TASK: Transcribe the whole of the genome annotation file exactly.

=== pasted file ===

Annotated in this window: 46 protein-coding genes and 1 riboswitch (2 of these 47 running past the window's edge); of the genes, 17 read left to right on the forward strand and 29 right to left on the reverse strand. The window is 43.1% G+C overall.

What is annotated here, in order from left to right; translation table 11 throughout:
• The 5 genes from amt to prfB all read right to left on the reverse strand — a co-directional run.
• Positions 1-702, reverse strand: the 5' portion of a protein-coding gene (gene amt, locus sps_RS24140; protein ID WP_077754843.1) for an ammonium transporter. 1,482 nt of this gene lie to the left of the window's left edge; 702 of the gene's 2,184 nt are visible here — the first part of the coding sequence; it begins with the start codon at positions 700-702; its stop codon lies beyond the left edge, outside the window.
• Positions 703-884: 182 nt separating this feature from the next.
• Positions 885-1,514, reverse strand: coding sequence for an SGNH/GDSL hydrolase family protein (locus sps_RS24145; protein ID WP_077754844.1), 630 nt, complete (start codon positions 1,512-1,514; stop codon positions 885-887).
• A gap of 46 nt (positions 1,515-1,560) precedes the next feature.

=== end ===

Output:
Annotated in this window: 46 protein-coding genes and 1 riboswitch (2 of these 47 running past the window's edge); of the genes, 17 read left to right on the forward strand and 29 right to left on the reverse strand. The window is 43.1% G+C overall.

What is annotated here, in order from left to right; translation table 11 throughout:
• The 5 genes from amt to prfB all read right to left on the reverse strand — a co-directional run.
• Positions 1-702, reverse strand: the 5' portion of a protein-coding gene (gene amt, locus sps_RS24140; protein ID WP_077754843.1) for an ammonium transporter. 1,482 nt of this gene lie to the left of the window's left edge; 702 of the gene's 2,184 nt are visible here — the first part of the coding sequence; it begins with the start codon at positions 700-702; its stop codon lies beyond the left edge, outside the window.
• Positions 703-884: 182 nt separating this feature from the next.
• Positions 885-1,514, reverse strand: coding sequence for an SGNH/GDSL hydrolase family protein (locus sps_RS24145; protein ID WP_077754844.1), 630 nt, complete (start codon positions 1,512-1,514; stop codon positions 885-887).
• A gap of 46 nt (positions 1,515-1,560) precedes the next feature.